The existence of a Muslim kingdom in Medieval Spain where different races and religions lived harmoniously in multicultural tolerance is one of today’s most widespread myths. University professors teach it. Journalists repeat it. Tourists visiting the Alhambra accept it. It has reached the editorial pages of the Wall Street Journal, which sings the virtues of the “pan-confessional humanism” of Andalusian Spain (July 18, 2003). The Economist echoes the belief: “Muslim rulers of the past were far more tolerant of people of other faiths than were Catholic ones. For example, al-Andalus’s multi-cultural, multi-religious states ruled by Muslims gave way to a Christian regime that was grossly intolerant even of dissident Christians, and that offered Jews and Muslims a choice only between being forcibly converted and being expelled (or worse).”1 The problem with this belief is that it is historically unfounded, a myth. The fascinating cultural achievements of Islamic Spain cannot obscure the fact that it was never an example of peaceful convivencia.
The history of Islamic Spain begins, of course, with violent conquest. Helped by internal dissension among the Visigoths, in 711 A.D. Islamic warriors entered Christian Spain and defeated the Visigothic king Rodrigo. These Muslims were a mixture of North African Berbers, or “Moors,” who made up the majority, and Syrians, all led by a small number of Arabs proper (from the Arabian peninsula). The Crónica Bizantina of 741 A.D., the Crónica mozárabe of 754 A.D. and the illustrations to the thirteenth-century Cantigas de Santa María chronicle the brutality with which the Muslims subjugated the Catholic population. From then on, the best rulers of al- Andalus were autocrats who through brute force kept the peace in the face of religious, dynastic, racial, and other divisions.
These divisions, and the ruthless methods of dealing with them, were not unique to Muslim Spain. The jihad launched around 634 against the then-Christian Middle East by the successors of Muhammad was marked by internal conflict after the assassination of the third Caliph, Uthman (644-656). The founder of the Emirate of Cordoba, Abd al-Rahman I (734?-788), “The Emigrant,” had to flee Syria to avoid the extermination ordered against his Umayyad family by the rival Abassids. Allied with Berbers from North Africa and helped by Yemenite and Syriansettlers in Spain willing to betray their masters, he proceeded to enter Spain from Africa, defeat the Abbasid governor of al- Andalus in 756 , and make himself Emir. He kept peace among Muslims and between Muslims, Catholics, and Jews by means of an army of more than 40,000 soldiers. It was he who ordered the demolition of the ancient Catholic church of Cordoba to build the much admired mosque. During his reign and that of Abd al-Rahman II (822-852), the conqueror of Barcelona, Catholics suffered confiscations of property, enslavement, and increases in their exacted tribute, which helped finance the embellishment of Islamic Cordoba.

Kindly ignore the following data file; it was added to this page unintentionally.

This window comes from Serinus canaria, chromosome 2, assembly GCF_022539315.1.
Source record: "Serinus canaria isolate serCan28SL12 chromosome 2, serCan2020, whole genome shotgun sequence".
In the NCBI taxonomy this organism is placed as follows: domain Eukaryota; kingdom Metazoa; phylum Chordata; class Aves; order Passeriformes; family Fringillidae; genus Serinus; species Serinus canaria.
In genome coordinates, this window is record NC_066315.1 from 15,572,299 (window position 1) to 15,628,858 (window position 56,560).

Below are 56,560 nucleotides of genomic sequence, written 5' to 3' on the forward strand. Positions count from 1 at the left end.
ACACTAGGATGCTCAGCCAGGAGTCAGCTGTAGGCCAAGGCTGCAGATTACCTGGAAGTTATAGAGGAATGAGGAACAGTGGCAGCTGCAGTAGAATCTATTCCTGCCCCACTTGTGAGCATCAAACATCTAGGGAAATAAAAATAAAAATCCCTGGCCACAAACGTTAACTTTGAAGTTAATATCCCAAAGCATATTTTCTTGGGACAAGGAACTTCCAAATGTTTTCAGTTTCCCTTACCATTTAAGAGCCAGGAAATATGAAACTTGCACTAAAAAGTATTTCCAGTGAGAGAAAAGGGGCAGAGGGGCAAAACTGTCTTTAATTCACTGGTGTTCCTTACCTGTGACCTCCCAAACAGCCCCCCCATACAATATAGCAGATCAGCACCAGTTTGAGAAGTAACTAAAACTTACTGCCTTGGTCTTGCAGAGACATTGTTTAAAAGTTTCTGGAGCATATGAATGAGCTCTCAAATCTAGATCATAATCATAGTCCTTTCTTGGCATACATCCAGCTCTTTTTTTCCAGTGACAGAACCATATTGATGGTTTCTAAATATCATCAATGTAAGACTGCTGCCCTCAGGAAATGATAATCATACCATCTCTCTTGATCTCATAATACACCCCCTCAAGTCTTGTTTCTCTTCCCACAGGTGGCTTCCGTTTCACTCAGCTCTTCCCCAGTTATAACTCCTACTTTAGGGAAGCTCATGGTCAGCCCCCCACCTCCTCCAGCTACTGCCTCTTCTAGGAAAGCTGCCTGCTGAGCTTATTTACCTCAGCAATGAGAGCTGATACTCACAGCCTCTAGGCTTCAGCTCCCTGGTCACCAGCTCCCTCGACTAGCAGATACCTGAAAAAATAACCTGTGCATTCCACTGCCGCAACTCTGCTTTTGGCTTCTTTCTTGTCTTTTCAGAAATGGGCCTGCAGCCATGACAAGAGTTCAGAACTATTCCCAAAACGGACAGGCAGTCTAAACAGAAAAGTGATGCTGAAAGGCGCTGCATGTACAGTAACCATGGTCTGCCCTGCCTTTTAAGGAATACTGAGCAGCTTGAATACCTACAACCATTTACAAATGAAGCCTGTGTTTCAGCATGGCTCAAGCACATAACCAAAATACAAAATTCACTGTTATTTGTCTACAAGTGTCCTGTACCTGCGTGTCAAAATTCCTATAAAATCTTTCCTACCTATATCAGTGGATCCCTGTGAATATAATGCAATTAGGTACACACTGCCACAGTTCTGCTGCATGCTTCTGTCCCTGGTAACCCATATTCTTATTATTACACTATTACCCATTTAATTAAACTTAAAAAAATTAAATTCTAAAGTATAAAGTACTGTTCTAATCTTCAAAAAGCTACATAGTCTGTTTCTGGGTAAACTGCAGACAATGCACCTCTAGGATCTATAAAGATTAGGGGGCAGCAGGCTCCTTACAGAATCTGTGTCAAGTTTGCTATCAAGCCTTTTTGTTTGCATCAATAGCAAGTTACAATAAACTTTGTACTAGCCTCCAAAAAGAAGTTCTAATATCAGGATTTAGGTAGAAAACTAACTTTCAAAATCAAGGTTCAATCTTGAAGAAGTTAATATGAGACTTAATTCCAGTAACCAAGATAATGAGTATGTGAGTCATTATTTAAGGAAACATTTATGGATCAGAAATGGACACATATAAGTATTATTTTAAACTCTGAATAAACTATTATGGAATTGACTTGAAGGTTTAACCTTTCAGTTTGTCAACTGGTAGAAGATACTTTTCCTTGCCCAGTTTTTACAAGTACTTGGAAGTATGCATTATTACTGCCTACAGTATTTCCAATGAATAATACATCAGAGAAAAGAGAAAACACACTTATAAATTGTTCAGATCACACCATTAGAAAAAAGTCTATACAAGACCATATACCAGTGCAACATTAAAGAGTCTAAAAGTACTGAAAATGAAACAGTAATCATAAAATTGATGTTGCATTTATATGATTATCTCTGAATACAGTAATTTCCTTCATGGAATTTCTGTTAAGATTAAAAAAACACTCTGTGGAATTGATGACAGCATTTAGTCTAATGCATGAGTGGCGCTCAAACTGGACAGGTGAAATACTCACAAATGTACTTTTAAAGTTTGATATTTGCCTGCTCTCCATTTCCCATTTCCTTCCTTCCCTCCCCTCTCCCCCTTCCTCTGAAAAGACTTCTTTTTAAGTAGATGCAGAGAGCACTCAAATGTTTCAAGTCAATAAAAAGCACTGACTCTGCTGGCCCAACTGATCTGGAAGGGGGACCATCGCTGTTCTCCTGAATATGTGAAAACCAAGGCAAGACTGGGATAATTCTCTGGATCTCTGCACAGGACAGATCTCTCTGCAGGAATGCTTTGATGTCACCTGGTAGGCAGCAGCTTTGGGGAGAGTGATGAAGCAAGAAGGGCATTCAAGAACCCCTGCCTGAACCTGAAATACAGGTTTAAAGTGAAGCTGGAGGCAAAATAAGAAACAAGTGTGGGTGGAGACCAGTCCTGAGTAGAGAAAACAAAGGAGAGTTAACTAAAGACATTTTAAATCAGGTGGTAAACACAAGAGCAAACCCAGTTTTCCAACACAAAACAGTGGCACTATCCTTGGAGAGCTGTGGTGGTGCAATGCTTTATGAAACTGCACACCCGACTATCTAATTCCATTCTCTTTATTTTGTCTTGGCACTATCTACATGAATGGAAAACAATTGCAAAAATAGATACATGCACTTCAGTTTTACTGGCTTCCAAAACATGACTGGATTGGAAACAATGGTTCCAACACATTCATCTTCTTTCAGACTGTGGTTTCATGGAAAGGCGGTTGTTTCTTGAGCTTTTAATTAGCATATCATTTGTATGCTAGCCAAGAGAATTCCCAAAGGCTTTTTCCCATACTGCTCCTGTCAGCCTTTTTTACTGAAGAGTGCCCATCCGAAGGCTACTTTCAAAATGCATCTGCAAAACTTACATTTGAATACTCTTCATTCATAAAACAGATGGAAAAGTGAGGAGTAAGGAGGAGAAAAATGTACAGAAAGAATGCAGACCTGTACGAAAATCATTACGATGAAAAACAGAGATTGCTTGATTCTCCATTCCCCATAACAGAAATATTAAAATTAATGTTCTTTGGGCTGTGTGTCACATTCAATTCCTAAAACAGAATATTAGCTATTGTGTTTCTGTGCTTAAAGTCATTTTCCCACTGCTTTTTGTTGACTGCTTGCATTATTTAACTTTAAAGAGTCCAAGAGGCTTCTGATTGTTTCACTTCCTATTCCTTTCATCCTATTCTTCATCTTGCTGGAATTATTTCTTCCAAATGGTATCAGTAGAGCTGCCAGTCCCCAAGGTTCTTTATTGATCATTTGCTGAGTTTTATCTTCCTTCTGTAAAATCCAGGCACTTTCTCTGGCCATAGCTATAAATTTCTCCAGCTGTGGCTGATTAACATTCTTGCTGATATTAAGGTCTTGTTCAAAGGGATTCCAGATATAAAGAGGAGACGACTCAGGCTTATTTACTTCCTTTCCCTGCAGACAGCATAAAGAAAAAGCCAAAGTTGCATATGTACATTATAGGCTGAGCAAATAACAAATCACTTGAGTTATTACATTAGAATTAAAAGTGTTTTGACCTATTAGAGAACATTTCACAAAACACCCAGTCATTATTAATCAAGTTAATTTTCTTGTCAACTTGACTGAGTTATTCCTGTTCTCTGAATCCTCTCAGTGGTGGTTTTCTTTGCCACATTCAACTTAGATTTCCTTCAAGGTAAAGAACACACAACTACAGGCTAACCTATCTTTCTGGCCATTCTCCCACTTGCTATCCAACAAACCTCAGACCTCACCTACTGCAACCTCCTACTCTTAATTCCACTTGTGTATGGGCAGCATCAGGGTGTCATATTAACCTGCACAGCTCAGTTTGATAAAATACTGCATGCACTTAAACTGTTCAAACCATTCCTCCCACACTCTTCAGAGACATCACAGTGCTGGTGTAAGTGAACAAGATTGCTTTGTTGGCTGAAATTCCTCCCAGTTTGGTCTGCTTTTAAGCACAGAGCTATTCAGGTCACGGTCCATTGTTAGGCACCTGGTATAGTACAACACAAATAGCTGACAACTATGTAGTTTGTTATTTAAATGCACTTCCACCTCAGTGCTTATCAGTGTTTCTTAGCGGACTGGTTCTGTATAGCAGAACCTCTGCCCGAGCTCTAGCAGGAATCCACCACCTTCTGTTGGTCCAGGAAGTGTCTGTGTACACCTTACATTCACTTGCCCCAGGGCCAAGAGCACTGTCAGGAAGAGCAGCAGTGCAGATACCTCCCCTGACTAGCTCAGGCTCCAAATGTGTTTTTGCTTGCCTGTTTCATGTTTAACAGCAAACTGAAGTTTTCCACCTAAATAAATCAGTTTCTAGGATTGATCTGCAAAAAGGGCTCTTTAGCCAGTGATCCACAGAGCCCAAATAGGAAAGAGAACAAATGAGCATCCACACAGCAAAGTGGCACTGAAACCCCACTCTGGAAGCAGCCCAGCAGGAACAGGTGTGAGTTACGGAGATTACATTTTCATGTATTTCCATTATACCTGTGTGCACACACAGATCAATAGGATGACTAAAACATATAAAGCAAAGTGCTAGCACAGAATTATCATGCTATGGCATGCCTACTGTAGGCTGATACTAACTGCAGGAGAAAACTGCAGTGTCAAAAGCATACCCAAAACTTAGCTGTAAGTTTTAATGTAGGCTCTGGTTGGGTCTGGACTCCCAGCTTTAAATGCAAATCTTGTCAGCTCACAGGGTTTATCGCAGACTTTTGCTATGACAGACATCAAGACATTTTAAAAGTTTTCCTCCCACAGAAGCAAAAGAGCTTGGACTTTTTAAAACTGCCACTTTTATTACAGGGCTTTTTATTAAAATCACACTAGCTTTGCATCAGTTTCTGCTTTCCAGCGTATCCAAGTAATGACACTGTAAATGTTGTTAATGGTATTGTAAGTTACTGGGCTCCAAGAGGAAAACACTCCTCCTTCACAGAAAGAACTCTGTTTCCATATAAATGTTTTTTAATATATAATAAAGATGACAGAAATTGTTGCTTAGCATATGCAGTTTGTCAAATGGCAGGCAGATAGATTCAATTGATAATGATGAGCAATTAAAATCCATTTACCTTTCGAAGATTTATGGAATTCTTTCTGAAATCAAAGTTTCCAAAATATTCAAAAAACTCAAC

Under Abd al-Rahman II and Muhammad I (822-886), a number of Catholics were killed in Cordoba for preaching against Islam, while others were expelled from the city. Among these victims was Saint Eulogio, beheaded by the Islamic authorities.2 Muhammad I ordered that “newly constructed churches be destroyed as well as anything in the way of refinements that might adorn the old churches added since the Arab conquest.”3
Abd al-Rahman III (912-961), “The Servant of the Merciful,” declared himself Caliph of Cordoba. He took the city to heights of splendor not seen since the days of Harunal- Rashid’s Baghdad, financed largely through the taxation of Catholics and Jews and the booty and tribute obtained in military incursions against Catholic lands. He also punished Muslim rebellions mercilessly, thereby keeping the lid on the boiling cauldron that was multicultural al- Andalus. His rule presumably marks the zenith of Islamic tolerance. Al-Mansur (d. 1002), “The One Made Victorious by Allah,” implemented in al-Andalus in 978 a ferocious military dictatorship backed by a huge army. In addition to building more palaces and subsidizing the arts and sciences in Cordoba, he burned heretical booksand terrorized Catholics, sacking Zaragoza, Osma, Zamora, Leon, Astorga, Coimbra, and Santiago de Compostela. In 985 he burned down Barcelona, enslaving all those he did not kill.